Are your thoughts your own? Not if U.S. District Judge Gladys Kessler has anything to say about it. In February the D.C.-based judge ruled that Congress has the power to regulate "mental activity."
Kessler was rejecting a constitutional challenge to a provision of the Patient Protection and Affordable Care Act that requires everyone to purchase health insurance or pay a federal penalty. The five plaintiffs who brought the suit argued that all previous cases in which the Supreme Court had upheld legislation under the Commerce Clause involved regulation of a clearly identifiable activity. Not purchasing insurance, they argued, was not an activity, and therefore Congress could not punish it under its authority to "regulate commerce…among the several states."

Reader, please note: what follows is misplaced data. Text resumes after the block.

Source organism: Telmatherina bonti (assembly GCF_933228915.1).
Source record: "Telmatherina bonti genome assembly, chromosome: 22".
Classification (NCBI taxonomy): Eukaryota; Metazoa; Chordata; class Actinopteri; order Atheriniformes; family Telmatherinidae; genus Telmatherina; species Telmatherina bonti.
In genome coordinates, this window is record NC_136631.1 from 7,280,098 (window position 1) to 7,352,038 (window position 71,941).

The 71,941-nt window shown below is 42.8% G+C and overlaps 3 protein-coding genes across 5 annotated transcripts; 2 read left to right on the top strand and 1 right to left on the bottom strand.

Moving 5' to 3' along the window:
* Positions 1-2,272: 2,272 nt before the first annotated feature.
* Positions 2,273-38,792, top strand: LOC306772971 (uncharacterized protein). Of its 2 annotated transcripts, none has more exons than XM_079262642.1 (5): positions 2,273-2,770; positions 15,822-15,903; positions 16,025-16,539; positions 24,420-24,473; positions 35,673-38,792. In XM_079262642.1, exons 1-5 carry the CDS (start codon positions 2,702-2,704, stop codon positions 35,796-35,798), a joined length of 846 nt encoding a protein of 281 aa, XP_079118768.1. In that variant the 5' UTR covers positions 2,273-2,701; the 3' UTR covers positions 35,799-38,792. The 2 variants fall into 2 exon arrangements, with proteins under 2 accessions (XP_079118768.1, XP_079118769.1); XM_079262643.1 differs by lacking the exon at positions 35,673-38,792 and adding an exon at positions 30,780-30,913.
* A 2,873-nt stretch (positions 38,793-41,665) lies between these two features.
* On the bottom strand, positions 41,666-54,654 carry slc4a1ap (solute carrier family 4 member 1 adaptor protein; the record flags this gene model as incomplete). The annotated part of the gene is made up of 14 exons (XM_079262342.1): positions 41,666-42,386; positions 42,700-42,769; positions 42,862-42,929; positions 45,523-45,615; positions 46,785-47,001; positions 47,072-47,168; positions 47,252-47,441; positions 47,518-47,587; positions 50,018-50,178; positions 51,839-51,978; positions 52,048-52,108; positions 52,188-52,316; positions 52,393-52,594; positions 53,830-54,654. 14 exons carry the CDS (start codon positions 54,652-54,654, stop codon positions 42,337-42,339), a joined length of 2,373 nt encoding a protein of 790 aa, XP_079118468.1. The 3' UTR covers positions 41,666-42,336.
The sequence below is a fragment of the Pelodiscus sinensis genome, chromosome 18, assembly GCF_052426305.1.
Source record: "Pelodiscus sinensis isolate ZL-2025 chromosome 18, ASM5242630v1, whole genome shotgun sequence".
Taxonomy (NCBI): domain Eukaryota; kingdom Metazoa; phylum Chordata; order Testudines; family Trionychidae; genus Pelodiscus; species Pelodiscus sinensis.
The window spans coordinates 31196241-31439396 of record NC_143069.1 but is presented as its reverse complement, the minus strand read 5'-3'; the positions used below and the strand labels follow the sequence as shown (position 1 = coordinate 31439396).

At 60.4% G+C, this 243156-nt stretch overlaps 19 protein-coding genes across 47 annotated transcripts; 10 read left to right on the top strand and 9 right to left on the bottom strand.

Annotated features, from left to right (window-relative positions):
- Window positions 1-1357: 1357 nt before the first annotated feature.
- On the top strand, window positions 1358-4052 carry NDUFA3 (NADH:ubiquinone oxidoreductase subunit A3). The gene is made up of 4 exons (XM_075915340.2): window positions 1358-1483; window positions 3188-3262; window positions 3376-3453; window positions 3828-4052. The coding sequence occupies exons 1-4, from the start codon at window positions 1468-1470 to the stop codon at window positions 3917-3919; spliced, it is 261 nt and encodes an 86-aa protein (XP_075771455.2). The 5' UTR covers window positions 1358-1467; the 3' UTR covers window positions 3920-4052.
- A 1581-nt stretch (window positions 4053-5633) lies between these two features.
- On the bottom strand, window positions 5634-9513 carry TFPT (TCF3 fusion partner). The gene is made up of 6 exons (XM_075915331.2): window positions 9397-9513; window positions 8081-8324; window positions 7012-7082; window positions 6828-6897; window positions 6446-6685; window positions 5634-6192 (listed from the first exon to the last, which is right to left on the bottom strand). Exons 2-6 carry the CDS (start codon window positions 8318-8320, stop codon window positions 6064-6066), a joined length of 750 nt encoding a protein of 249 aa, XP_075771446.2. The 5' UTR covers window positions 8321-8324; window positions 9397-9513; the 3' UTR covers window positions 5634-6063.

Kessler acknowledged that previous Commerce Clause cases "all involved physical activity," but she argued that not purchasing health insurance was a kind of activity too: "mental activity, i.e., decision-making."